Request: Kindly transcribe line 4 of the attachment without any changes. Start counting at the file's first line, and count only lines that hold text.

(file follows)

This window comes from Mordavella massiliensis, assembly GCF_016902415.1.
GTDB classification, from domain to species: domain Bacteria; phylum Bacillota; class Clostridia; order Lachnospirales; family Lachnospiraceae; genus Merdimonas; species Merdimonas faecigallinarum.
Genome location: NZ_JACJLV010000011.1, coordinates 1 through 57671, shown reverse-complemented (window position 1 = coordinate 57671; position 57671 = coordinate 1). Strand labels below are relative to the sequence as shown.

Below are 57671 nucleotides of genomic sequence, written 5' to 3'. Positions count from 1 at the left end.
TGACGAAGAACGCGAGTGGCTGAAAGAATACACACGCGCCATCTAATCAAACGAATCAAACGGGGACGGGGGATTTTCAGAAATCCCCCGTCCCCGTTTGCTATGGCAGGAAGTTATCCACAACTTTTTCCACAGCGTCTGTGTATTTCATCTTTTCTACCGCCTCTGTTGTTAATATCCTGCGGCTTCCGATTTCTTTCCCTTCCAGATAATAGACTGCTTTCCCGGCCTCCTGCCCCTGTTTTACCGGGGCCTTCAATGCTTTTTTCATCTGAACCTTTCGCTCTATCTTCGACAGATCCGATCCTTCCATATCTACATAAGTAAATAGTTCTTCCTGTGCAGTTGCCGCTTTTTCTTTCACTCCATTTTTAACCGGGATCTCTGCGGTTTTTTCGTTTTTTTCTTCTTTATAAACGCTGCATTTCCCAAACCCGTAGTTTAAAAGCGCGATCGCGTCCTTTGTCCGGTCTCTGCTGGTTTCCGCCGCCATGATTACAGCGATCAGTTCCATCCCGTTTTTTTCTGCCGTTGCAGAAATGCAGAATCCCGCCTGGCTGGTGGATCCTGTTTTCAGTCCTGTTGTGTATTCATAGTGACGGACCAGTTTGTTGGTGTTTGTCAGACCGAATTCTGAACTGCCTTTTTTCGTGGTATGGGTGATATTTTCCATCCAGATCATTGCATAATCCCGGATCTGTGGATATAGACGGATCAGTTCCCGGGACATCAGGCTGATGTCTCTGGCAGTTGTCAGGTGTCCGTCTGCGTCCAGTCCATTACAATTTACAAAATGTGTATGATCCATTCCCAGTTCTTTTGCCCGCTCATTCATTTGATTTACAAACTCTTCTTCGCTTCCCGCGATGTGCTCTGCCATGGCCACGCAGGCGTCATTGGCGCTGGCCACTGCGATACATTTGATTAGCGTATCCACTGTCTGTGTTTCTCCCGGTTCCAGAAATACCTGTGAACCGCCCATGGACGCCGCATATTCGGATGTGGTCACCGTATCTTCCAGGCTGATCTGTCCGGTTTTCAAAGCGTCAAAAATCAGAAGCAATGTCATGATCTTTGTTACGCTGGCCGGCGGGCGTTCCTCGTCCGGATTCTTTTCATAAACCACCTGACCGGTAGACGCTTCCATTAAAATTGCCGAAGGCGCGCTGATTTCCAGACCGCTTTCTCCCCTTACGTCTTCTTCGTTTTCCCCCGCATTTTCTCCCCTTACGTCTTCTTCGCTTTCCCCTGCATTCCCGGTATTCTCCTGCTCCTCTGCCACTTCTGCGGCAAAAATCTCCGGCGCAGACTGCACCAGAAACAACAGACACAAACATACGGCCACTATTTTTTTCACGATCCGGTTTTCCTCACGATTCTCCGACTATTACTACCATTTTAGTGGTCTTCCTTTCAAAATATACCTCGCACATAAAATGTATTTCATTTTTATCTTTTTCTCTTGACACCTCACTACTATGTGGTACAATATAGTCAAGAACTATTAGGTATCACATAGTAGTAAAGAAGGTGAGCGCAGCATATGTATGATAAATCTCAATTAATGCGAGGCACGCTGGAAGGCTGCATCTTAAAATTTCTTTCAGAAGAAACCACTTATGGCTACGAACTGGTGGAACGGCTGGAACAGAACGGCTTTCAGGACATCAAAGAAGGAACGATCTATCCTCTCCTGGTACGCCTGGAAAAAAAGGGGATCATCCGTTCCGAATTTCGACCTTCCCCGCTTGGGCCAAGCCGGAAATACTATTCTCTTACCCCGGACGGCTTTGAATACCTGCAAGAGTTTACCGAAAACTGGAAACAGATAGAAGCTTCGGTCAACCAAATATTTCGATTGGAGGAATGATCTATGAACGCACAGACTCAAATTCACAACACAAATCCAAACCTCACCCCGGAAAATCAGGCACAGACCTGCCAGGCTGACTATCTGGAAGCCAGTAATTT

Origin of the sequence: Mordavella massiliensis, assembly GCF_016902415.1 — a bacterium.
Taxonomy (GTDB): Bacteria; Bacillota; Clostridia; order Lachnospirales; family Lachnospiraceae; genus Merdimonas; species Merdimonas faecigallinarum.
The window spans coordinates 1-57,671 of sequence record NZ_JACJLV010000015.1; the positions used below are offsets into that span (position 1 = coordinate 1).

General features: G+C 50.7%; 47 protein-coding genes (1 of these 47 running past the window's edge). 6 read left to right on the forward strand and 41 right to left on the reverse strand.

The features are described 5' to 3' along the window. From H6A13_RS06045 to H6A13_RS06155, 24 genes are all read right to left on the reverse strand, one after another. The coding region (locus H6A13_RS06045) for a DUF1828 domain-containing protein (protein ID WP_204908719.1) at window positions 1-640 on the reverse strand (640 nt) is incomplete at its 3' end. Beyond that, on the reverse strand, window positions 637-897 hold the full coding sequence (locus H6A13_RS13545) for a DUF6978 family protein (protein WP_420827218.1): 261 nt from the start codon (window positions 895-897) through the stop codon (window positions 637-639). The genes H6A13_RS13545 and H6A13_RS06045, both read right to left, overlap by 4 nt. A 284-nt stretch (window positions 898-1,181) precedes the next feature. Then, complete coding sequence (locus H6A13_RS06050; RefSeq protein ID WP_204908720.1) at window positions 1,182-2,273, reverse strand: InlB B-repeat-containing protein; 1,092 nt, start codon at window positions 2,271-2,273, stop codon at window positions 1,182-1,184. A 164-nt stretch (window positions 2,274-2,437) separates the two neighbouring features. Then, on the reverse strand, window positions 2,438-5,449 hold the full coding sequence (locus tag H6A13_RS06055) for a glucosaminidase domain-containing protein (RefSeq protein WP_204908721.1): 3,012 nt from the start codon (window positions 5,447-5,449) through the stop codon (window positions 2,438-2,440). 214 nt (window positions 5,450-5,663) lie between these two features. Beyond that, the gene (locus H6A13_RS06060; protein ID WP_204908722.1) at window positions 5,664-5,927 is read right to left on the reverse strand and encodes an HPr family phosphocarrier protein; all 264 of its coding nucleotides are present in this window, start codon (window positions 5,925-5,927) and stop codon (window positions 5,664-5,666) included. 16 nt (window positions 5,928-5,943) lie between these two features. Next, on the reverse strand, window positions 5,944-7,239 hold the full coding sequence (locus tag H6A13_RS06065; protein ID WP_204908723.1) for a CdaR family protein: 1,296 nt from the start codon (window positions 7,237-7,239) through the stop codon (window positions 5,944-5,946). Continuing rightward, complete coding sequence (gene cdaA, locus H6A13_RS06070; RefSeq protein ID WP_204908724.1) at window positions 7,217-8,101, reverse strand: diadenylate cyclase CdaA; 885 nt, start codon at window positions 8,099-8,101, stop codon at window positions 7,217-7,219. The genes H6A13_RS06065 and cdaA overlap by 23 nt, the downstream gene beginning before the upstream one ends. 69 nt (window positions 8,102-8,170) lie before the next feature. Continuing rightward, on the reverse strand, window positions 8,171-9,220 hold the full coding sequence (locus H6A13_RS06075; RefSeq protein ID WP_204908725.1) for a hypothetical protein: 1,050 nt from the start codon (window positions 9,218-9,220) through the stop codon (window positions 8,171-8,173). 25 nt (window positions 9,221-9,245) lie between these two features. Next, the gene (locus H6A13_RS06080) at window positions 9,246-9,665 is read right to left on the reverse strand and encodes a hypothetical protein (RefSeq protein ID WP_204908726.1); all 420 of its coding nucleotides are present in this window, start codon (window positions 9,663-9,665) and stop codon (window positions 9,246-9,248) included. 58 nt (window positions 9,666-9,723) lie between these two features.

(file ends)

Below are 57671 nucleotides of genomic sequence, written 5' to 3'. Positions count from 1 at the left end.